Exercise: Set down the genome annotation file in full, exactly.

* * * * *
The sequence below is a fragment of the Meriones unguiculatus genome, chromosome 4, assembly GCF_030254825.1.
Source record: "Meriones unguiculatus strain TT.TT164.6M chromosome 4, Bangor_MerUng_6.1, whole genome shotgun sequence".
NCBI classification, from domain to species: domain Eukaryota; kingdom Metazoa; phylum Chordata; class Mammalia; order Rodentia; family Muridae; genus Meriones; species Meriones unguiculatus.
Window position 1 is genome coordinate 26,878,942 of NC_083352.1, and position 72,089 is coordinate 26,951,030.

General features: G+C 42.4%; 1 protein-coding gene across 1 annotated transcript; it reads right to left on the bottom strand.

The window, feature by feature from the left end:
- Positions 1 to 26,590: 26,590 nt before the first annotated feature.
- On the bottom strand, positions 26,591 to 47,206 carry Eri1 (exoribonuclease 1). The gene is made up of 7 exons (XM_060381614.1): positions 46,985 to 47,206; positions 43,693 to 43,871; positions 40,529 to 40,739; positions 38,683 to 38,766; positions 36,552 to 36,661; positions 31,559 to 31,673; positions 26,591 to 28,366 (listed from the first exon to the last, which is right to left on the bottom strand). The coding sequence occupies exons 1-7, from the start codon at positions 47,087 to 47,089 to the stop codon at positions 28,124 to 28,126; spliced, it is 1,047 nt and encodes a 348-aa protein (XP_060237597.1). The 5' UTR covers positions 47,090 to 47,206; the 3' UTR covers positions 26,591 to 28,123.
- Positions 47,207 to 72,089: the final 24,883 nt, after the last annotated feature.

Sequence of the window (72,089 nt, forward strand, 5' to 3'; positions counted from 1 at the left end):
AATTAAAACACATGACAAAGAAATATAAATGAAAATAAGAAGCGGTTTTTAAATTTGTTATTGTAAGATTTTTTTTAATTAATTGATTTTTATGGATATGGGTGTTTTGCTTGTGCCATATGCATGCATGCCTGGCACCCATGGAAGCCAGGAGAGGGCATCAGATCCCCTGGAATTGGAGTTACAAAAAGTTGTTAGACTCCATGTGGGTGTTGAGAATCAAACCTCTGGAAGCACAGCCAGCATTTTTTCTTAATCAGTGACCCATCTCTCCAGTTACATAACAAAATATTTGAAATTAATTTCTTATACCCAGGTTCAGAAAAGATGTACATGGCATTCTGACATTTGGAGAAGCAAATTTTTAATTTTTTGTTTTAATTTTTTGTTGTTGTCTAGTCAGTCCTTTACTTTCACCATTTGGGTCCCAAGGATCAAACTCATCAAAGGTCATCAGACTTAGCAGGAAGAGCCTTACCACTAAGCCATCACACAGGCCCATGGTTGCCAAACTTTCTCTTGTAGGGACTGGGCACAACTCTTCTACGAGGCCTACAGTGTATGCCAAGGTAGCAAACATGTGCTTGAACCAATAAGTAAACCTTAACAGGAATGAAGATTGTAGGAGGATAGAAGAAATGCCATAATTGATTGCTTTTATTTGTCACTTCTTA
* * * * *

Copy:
The sequence below is a fragment of the Meriones unguiculatus genome, chromosome 4, assembly GCF_030254825.1.
Source record: "Meriones unguiculatus strain TT.TT164.6M chromosome 4, Bangor_MerUng_6.1, whole genome shotgun sequence".
NCBI classification, from domain to species: domain Eukaryota; kingdom Metazoa; phylum Chordata; class Mammalia; order Rodentia; family Muridae; genus Meriones; species Meriones unguiculatus.
Window position 1 is genome coordinate 26,878,942 of NC_083352.1, and position 72,089 is coordinate 26,951,030.

General features: G+C 42.4%; 1 protein-coding gene across 1 annotated transcript; it reads right to left on the bottom strand.

The window, feature by feature from the left end:
- Positions 1 to 26,590: 26,590 nt before the first annotated feature.
- On the bottom strand, positions 26,591 to 47,206 carry Eri1 (exoribonuclease 1). The gene is made up of 7 exons (XM_060381614.1): positions 46,985 to 47,206; positions 43,693 to 43,871; positions 40,529 to 40,739; positions 38,683 to 38,766; positions 36,552 to 36,661; positions 31,559 to 31,673; positions 26,591 to 28,366 (listed from the first exon to the last, which is right to left on the bottom strand). The coding sequence occupies exons 1-7, from the start codon at positions 47,087 to 47,089 to the stop codon at positions 28,124 to 28,126; spliced, it is 1,047 nt and encodes a 348-aa protein (XP_060237597.1). The 5' UTR covers positions 47,090 to 47,206; the 3' UTR covers positions 26,591 to 28,123.
- Positions 47,207 to 72,089: the final 24,883 nt, after the last annotated feature.

Sequence of the window (72,089 nt, forward strand, 5' to 3'; positions counted from 1 at the left end):
AATTAAAACACATGACAAAGAAATATAAATGAAAATAAGAAGCGGTTTTTAAATTTGTTATTGTAAGATTTTTTTTAATTAATTGATTTTTATGGATATGGGTGTTTTGCTTGTGCCATATGCATGCATGCCTGGCACCCATGGAAGCCAGGAGAGGGCATCAGATCCCCTGGAATTGGAGTTACAAAAAGTTGTTAGACTCCATGTGGGTGTTGAGAATCAAACCTCTGGAAGCACAGCCAGCATTTTTTCTTAATCAGTGACCCATCTCTCCAGTTACATAACAAAATATTTGAAATTAATTTCTTATACCCAGGTTCAGAAAAGATGTACATGGCATTCTGACATTTGGAGAAGCAAATTTTTAATTTTTTGTTTTAATTTTTTGTTGTTGTCTAGTCAGTCCTTTACTTTCACCATTTGGGTCCCAAGGATCAAACTCATCAAAGGTCATCAGACTTAGCAGGAAGAGCCTTACCACTAAGCCATCACACAGGCCCATGGTTGCCAAACTTTCTCTTGTAGGGACTGGGCACAACTCTTCTACGAGGCCTACAGTGTATGCCAAGGTAGCAAACATGTGCTTGAACCAATAAGTAAACCTTAACAGGAATGAAGATTGTAGGAGGATAGAAGAAATGCCATAATTGATTGCTTTTATTTGTCACTTCTTA